Growing anger in local government

Published in The Courier Mail (Brisbane),
21 July 2011

By Adam Creighton and Oliver Marc Hartwich

Population growth has been one of the major political debates during the past two years.

However (and despite all the federal noise around population growth) Canberra is not the place where the debate belongs.

“All politics is local,” former US speaker of the house Tip O’Neill once famously said. And all population growth is local, one might add.

As the population grows, so does the need for new houses, schools, health services, roads and waste facilities.

A growing population in Townsville has to be addressed in that city. If Maroochydore needs a new school, it’s no use building one in Gympie.

Federal politicians can talk about population growth in the abstract as long as they like, but it is local communities that have to deal with it.

So how well are Australian local government leaders really equipped to deal with population growth? To find out, we surveyed the mayors and chief executives of 560 local government areas from every state, every size of council, from remote areas as well as from the inner cities.

Despite the variety of councils surveyed, there was widespread agreement in the context of our fast-growing population, it is local government that is getting the bad end of the stick. This is particularly true for Queensland.

When asked whether councils have had to increase rates to deal with population growth in the past, 86 per cent of Queensland respondents said “Yes”. The overwhelming majority of Queensland councils, 93 per cent, cited infrastructure costs as the most important concern from a growing population.

Developer levies, whereby residential developers are required to pay for new infrastructure, were used by 85 per cent of respondents from Queensland councils.

These results show Queensland councils, faced with fast-growing populations, are trying desperately to make ends meet in the provision of costly infrastructure. But they are fighting an uphill battle because the available channels of local government finance are simply not sufficient to pay for the needs of growing local populations.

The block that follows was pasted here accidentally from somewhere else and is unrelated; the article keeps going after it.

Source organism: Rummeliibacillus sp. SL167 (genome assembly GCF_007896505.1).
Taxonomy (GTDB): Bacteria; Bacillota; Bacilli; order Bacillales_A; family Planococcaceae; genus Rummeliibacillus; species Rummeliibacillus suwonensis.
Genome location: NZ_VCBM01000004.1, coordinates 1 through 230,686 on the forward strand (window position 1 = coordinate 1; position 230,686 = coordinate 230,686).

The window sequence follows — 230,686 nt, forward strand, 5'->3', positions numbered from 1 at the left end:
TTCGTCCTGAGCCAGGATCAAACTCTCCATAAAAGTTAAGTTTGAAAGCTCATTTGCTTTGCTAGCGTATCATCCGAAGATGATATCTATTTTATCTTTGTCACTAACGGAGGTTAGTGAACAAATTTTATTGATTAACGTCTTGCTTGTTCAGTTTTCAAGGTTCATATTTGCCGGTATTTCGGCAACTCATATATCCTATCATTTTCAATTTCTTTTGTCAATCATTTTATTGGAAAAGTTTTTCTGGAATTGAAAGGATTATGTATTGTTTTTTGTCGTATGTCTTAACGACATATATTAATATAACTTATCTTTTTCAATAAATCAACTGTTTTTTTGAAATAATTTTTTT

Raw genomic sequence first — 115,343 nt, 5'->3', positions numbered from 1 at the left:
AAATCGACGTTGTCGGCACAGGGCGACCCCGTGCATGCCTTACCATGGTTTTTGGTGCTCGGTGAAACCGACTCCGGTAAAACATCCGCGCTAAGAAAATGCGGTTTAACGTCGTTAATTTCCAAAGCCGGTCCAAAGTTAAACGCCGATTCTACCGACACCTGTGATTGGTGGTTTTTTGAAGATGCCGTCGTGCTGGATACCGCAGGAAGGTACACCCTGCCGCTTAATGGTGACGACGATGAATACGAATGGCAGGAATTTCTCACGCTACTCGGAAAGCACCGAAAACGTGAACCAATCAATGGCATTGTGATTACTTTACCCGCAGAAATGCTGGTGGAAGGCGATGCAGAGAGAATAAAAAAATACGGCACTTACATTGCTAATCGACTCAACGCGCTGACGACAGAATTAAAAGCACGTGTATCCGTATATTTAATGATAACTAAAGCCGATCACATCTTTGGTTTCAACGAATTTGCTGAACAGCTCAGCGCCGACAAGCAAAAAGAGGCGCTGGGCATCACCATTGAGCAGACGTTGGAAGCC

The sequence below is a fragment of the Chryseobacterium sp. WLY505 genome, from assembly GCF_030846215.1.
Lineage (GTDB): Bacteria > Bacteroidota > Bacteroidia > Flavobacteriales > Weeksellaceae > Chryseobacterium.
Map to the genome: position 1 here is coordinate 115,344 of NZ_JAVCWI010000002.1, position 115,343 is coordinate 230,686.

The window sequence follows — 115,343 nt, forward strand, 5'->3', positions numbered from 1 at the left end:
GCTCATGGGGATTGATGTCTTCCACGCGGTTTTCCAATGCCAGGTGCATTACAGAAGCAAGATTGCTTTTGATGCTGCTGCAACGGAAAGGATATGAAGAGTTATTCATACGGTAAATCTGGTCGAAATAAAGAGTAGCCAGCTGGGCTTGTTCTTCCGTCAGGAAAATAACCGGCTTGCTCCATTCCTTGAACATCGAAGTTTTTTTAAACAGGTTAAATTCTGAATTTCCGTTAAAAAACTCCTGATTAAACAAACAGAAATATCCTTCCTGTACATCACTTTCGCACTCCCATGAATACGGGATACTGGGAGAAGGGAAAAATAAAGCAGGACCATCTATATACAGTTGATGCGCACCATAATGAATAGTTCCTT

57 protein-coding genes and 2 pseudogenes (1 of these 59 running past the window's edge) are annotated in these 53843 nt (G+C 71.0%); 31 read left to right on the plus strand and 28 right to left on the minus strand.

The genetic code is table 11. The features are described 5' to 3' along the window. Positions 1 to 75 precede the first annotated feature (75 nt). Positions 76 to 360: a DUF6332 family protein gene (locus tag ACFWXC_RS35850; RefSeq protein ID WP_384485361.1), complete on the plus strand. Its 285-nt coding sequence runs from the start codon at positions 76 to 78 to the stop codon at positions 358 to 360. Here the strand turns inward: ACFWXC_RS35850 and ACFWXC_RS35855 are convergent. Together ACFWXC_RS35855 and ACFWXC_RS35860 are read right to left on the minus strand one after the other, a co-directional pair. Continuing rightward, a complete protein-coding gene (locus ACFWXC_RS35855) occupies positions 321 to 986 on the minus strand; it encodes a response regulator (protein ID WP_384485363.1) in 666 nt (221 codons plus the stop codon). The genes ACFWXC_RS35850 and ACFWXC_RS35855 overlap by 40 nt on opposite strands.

Little wonder then that no respondents from Queensland believed the current system of local government finance was appropriate for dealing with population growth.

It is quite clear what reform steps would be desirable. More than 71 per cent wished to receive better funding streams for their council’s activities. Such streams could be a fixed share of income tax or grants linked to residential figures that automatically go up as population numbers rise.

In our survey, the anger among Australia’s mayors was palpable. While they were doing their best to accommodate a growing Australia, they felt left out in the cold by state and federal politicians.

This urgently needs to change. No mayor should be punished for doing his job properly. Nor should local communities be penalised with higher rates when extra development takes place.

Local government finance reforms are never simple but if there has ever been a time to put the funding of Australia’s councils on a more stable footing, it is now.

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